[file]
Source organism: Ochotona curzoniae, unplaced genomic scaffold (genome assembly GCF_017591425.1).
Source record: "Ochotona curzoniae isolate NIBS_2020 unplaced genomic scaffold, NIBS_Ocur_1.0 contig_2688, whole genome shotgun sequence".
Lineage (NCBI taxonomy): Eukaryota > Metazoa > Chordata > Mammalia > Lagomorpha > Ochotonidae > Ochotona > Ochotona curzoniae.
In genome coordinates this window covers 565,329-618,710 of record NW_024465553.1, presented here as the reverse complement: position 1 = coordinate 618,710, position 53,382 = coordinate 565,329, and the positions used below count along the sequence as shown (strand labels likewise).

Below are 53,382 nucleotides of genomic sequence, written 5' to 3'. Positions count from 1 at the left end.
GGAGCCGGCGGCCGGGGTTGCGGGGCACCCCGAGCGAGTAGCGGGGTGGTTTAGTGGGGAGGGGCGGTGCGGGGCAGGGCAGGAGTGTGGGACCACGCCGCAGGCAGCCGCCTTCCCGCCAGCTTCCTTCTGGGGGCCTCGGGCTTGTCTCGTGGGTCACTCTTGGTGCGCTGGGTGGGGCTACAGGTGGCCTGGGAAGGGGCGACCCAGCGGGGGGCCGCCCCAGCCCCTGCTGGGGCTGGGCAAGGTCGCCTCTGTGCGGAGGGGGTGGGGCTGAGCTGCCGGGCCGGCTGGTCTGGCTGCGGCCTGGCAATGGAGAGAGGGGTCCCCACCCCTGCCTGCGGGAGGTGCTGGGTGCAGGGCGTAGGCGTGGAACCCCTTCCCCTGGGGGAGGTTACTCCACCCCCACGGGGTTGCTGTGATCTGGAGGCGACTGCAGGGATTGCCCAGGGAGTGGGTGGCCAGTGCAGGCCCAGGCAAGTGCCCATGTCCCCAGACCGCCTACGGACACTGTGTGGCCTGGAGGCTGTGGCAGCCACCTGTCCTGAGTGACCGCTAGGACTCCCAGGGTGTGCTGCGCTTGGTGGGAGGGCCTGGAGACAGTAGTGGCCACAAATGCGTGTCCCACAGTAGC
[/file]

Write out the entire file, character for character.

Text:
Source organism: Ochotona curzoniae, unplaced genomic scaffold (genome assembly GCF_017591425.1).
Source record: "Ochotona curzoniae isolate NIBS_2020 unplaced genomic scaffold, NIBS_Ocur_1.0 contig_2688, whole genome shotgun sequence".
Lineage (NCBI taxonomy): Eukaryota > Metazoa > Chordata > Mammalia > Lagomorpha > Ochotonidae > Ochotona > Ochotona curzoniae.
In genome coordinates this window covers 565,329-618,710 of record NW_024465553.1, presented here as the reverse complement: position 1 = coordinate 618,710, position 53,382 = coordinate 565,329, and the positions used below count along the sequence as shown (strand labels likewise).

Below are 53,382 nucleotides of genomic sequence, written 5' to 3'. Positions count from 1 at the left end.
GGAGCCGGCGGCCGGGGTTGCGGGGCACCCCGAGCGAGTAGCGGGGTGGTTTAGTGGGGAGGGGCGGTGCGGGGCAGGGCAGGAGTGTGGGACCACGCCGCAGGCAGCCGCCTTCCCGCCAGCTTCCTTCTGGGGGCCTCGGGCTTGTCTCGTGGGTCACTCTTGGTGCGCTGGGTGGGGCTACAGGTGGCCTGGGAAGGGGCGACCCAGCGGGGGGCCGCCCCAGCCCCTGCTGGGGCTGGGCAAGGTCGCCTCTGTGCGGAGGGGGTGGGGCTGAGCTGCCGGGCCGGCTGGTCTGGCTGCGGCCTGGCAATGGAGAGAGGGGTCCCCACCCCTGCCTGCGGGAGGTGCTGGGTGCAGGGCGTAGGCGTGGAACCCCTTCCCCTGGGGGAGGTTACTCCACCCCCACGGGGTTGCTGTGATCTGGAGGCGACTGCAGGGATTGCCCAGGGAGTGGGTGGCCAGTGCAGGCCCAGGCAAGTGCCCATGTCCCCAGACCGCCTACGGACACTGTGTGGCCTGGAGGCTGTGGCAGCCACCTGTCCTGAGTGACCGCTAGGACTCCCAGGGTGTGCTGCGCTTGGTGGGAGGGCCTGGAGACAGTAGTGGCCACAAATGCGTGTCCCACAGTAGC